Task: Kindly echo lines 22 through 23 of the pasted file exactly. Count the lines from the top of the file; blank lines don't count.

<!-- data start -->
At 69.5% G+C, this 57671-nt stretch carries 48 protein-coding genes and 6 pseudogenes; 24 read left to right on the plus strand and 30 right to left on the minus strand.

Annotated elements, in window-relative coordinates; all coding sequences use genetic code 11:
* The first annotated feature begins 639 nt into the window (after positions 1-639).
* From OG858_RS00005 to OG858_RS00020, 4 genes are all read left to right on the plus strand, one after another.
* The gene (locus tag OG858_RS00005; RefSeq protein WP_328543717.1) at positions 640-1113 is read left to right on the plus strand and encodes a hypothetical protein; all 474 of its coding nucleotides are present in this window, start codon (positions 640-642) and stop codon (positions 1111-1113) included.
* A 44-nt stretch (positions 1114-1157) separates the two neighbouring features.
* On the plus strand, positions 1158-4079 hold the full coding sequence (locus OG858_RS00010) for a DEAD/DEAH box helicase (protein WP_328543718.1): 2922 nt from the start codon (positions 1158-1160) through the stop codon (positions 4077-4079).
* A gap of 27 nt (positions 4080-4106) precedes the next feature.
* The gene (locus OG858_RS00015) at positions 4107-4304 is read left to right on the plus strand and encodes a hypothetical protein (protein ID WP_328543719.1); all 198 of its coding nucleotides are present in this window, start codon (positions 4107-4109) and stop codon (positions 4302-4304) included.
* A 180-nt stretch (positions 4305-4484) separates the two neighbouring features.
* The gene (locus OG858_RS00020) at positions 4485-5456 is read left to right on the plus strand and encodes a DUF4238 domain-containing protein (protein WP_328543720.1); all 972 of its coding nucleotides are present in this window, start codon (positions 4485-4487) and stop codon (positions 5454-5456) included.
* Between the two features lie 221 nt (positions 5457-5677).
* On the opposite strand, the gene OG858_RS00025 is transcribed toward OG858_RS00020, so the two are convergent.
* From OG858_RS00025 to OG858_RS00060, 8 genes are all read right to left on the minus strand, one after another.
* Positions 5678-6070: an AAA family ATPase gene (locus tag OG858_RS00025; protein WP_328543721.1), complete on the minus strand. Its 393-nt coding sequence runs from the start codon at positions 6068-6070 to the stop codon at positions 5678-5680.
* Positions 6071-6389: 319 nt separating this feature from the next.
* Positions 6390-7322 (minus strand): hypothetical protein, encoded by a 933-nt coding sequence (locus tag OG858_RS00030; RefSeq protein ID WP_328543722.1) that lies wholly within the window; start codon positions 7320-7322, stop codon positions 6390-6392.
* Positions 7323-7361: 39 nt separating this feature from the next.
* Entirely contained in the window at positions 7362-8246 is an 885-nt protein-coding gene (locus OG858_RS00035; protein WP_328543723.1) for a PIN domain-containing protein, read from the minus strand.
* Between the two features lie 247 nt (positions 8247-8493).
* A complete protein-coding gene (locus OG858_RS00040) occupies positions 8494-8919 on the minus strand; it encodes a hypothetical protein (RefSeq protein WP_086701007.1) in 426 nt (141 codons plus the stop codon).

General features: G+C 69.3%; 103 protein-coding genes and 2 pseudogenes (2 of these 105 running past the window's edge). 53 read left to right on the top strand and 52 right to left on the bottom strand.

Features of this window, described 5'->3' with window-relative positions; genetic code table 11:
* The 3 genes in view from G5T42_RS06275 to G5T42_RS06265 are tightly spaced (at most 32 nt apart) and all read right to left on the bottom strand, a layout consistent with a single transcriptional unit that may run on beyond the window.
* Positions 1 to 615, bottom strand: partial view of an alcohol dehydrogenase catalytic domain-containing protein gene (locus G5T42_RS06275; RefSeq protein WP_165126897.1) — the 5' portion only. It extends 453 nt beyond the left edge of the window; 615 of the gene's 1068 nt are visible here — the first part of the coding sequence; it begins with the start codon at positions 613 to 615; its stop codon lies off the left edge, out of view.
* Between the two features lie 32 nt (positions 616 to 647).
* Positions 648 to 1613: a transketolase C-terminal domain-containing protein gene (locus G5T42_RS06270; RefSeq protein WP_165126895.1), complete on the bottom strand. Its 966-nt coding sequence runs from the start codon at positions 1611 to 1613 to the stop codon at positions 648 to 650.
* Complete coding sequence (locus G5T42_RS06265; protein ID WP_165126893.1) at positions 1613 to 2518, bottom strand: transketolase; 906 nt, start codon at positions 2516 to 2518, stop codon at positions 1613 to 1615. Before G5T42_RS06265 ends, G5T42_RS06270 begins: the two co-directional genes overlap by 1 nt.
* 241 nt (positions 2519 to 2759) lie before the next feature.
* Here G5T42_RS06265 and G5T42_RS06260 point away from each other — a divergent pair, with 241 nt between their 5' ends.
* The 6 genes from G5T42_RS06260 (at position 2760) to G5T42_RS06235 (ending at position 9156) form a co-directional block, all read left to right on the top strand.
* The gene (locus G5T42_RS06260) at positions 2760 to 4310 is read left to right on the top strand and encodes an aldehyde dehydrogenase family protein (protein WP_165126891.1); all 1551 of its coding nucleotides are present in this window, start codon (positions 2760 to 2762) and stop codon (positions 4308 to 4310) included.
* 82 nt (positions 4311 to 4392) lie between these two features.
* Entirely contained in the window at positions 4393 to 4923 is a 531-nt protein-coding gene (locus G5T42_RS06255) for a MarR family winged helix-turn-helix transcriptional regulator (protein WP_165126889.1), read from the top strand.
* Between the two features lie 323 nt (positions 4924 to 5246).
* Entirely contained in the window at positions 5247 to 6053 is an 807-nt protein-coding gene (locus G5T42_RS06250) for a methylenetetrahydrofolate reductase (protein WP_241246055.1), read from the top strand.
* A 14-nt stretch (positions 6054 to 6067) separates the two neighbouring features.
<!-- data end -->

General features: G+C 69.3%; 103 protein-coding genes and 2 pseudogenes (2 of these 105 running past the window's edge). 53 read left to right on the top strand and 52 right to left on the bottom strand.

Features of this window, described 5'->3' with window-relative positions; genetic code table 11: